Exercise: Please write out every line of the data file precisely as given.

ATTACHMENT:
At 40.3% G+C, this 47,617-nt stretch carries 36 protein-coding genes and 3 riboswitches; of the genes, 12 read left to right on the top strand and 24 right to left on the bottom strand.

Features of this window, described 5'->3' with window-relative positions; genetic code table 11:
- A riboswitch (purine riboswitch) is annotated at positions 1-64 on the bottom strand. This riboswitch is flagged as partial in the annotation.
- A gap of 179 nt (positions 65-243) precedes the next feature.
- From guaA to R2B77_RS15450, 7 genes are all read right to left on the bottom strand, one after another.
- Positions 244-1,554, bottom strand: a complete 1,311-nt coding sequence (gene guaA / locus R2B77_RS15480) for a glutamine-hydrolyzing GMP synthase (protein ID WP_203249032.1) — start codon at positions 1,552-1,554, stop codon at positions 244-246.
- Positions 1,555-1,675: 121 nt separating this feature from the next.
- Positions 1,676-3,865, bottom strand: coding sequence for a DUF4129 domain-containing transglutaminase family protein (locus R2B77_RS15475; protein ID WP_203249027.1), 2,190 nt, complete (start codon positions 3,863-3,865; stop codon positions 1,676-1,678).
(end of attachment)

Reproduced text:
At 40.3% G+C, this 47,617-nt stretch carries 36 protein-coding genes and 3 riboswitches; of the genes, 12 read left to right on the top strand and 24 right to left on the bottom strand.

Features of this window, described 5'->3' with window-relative positions; genetic code table 11:
- A riboswitch (purine riboswitch) is annotated at positions 1-64 on the bottom strand. This riboswitch is flagged as partial in the annotation.
- A gap of 179 nt (positions 65-243) precedes the next feature.
- From guaA to R2B77_RS15450, 7 genes are all read right to left on the bottom strand, one after another.
- Positions 244-1,554, bottom strand: a complete 1,311-nt coding sequence (gene guaA / locus R2B77_RS15480) for a glutamine-hydrolyzing GMP synthase (protein ID WP_203249032.1) — start codon at positions 1,552-1,554, stop codon at positions 244-246.
- Positions 1,555-1,675: 121 nt separating this feature from the next.
- Positions 1,676-3,865, bottom strand: coding sequence for a DUF4129 domain-containing transglutaminase family protein (locus R2B77_RS15475; protein ID WP_203249027.1), 2,190 nt, complete (start codon positions 3,863-3,865; stop codon positions 1,676-1,678).